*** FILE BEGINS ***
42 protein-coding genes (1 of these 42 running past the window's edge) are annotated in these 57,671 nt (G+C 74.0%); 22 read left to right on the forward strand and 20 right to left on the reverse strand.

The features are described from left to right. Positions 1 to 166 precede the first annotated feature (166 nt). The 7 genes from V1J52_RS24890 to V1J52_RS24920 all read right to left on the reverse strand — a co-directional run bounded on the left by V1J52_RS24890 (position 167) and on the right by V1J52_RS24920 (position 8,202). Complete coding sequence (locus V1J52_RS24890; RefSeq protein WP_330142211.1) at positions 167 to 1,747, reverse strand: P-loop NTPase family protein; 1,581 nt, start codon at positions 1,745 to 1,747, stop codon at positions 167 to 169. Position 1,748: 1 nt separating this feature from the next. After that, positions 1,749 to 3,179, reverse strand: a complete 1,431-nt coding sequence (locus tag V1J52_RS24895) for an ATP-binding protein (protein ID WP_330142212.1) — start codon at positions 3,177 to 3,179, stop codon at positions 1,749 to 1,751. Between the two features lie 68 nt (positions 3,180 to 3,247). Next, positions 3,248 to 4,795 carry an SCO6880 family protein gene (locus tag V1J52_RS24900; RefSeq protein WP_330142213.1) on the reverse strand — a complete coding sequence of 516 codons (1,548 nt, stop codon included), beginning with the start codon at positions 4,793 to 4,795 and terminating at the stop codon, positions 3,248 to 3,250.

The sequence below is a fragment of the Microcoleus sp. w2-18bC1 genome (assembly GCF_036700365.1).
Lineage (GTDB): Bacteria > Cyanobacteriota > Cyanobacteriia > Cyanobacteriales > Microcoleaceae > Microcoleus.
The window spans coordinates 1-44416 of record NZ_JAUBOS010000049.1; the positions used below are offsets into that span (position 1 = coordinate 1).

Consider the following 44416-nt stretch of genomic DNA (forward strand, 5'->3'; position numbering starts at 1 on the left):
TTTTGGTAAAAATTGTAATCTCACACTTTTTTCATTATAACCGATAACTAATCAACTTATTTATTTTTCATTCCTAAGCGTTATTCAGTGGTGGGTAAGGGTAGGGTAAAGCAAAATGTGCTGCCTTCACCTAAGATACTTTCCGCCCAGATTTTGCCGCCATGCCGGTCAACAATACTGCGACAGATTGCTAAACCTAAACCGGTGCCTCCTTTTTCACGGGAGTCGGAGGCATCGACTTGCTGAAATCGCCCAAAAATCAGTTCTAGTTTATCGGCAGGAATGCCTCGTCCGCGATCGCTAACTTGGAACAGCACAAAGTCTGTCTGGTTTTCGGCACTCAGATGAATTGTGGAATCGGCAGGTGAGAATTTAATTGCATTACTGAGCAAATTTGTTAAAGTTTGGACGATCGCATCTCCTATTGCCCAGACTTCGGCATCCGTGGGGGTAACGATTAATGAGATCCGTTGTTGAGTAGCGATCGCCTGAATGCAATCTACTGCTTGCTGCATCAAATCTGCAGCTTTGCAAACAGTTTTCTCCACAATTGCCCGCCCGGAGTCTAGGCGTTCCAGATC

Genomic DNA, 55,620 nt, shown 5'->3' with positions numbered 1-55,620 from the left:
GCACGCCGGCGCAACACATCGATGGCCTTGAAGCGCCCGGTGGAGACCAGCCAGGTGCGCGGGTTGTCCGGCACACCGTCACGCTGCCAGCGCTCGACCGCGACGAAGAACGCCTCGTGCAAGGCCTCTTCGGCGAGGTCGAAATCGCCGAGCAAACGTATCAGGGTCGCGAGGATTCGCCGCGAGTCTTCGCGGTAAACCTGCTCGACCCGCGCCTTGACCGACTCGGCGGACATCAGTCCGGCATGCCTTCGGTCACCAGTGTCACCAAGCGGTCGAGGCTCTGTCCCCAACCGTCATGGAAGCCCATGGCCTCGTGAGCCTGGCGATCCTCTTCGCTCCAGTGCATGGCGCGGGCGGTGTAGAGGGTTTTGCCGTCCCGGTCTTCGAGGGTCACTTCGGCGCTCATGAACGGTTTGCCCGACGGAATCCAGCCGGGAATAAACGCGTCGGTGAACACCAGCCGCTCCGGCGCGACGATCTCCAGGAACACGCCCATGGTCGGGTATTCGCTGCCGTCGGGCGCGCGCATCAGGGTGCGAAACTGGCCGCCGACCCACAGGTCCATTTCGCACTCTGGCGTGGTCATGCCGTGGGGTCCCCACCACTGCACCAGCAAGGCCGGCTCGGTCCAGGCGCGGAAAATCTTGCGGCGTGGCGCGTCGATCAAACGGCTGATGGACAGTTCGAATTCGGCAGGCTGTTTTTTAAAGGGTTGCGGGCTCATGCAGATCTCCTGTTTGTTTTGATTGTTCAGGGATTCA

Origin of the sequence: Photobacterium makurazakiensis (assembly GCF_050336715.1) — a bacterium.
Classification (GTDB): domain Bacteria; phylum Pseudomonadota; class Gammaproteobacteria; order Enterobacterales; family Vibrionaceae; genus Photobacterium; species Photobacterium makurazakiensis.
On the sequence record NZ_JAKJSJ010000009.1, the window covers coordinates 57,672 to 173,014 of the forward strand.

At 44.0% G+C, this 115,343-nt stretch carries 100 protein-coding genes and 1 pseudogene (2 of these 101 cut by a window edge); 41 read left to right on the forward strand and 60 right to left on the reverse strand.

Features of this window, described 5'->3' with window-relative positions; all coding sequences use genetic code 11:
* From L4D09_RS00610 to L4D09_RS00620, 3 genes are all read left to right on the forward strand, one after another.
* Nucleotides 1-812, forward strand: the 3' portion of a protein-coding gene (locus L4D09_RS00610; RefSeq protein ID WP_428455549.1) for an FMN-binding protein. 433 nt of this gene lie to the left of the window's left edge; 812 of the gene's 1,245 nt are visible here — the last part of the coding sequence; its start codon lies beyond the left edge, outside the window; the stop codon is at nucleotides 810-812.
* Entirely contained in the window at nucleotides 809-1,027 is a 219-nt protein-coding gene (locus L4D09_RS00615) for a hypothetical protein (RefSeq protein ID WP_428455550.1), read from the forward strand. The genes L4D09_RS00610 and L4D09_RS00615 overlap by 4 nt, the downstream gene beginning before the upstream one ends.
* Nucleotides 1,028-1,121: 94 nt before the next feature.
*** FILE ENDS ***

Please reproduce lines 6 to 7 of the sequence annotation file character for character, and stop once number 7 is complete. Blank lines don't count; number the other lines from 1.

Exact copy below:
Consider the following 44416-nt stretch of genomic DNA (forward strand, 5'->3'; position numbering starts at 1 on the left):
TTTTGGTAAAAATTGTAATCTCACACTTTTTTCATTATAACCGATAACTAATCAACTTATTTATTTTTCATTCCTAAGCGTTATTCAGTGGTGGGTAAGGGTAGGGTAAAGCAAAATGTGCTGCCTTCACCTAAGATACTTTCCGCCCAGATTTTGCCGCCATGCCGGTCAACAATACTGCGACAGATTGCTAAACCTAAACCGGTGCCTCCTTTTTCACGGGAGTCGGAGGCATCGACTTGCTGAAATCGCCCAAAAATCAGTTCTAGTTTATCGGCAGGAATGCCTCGTCCGCGATCGCTAACTTGGAACAGCACAAAGTCTGTCTGGTTTTCGGCACTCAGATGAATTGTGGAATCGGCAGGTGAGAATTTAATTGCATTACTGAGCAAATTTGTTAAAGTTTGGACGATCGCATCTCCTATTGCCCAGACTTCGGCATCCGTGGGGGTAACGATTAATGAGATCCGTTGTTGAGTAGCGATCGCCTGAATGCAATCTACTGCTTGCTGCATCAAATCTGCAGCTTTGCAAACAGTTTTCTCCACAATTGCCCGCCCGGAGTCTAGGCGTTCCAGATC